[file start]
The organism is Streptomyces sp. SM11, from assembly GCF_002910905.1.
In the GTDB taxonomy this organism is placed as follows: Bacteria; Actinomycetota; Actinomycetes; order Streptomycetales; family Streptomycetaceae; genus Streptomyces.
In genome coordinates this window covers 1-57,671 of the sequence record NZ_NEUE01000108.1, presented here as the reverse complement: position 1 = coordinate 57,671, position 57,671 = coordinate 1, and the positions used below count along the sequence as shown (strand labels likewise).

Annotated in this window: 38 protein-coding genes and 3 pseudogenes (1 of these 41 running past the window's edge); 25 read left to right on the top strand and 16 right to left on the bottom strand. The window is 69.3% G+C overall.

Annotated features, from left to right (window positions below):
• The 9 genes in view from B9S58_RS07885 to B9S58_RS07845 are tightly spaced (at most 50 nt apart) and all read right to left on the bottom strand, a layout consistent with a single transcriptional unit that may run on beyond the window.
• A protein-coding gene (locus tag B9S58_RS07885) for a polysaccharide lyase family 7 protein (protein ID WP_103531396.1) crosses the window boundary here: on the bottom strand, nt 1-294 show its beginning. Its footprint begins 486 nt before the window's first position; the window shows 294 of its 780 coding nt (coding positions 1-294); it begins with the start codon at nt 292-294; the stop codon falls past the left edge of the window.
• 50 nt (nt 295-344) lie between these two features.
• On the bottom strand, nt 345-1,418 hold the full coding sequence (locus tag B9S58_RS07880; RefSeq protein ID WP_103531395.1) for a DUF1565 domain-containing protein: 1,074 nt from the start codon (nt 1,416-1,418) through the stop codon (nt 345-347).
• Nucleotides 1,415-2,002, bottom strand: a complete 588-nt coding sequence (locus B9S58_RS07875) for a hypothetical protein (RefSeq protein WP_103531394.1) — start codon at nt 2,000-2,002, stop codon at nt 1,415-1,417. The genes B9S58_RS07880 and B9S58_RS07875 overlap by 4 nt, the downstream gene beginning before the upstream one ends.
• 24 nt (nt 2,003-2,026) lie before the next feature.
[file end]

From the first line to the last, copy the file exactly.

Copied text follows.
The organism is Streptomyces sp. SM11, from assembly GCF_002910905.1.
In the GTDB taxonomy this organism is placed as follows: Bacteria; Actinomycetota; Actinomycetes; order Streptomycetales; family Streptomycetaceae; genus Streptomyces.
In genome coordinates this window covers 1-57,671 of the sequence record NZ_NEUE01000108.1, presented here as the reverse complement: position 1 = coordinate 57,671, position 57,671 = coordinate 1, and the positions used below count along the sequence as shown (strand labels likewise).

Annotated in this window: 38 protein-coding genes and 3 pseudogenes (1 of these 41 running past the window's edge); 25 read left to right on the top strand and 16 right to left on the bottom strand. The window is 69.3% G+C overall.

Annotated features, from left to right (window positions below):
• The 9 genes in view from B9S58_RS07885 to B9S58_RS07845 are tightly spaced (at most 50 nt apart) and all read right to left on the bottom strand, a layout consistent with a single transcriptional unit that may run on beyond the window.
• A protein-coding gene (locus tag B9S58_RS07885) for a polysaccharide lyase family 7 protein (protein ID WP_103531396.1) crosses the window boundary here: on the bottom strand, nt 1-294 show its beginning. Its footprint begins 486 nt before the window's first position; the window shows 294 of its 780 coding nt (coding positions 1-294); it begins with the start codon at nt 292-294; the stop codon falls past the left edge of the window.
• 50 nt (nt 295-344) lie between these two features.
• On the bottom strand, nt 345-1,418 hold the full coding sequence (locus tag B9S58_RS07880; RefSeq protein ID WP_103531395.1) for a DUF1565 domain-containing protein: 1,074 nt from the start codon (nt 1,416-1,418) through the stop codon (nt 345-347).
• Nucleotides 1,415-2,002, bottom strand: a complete 588-nt coding sequence (locus B9S58_RS07875) for a hypothetical protein (RefSeq protein WP_103531394.1) — start codon at nt 2,000-2,002, stop codon at nt 1,415-1,417. The genes B9S58_RS07880 and B9S58_RS07875 overlap by 4 nt, the downstream gene beginning before the upstream one ends.
• 24 nt (nt 2,003-2,026) lie before the next feature.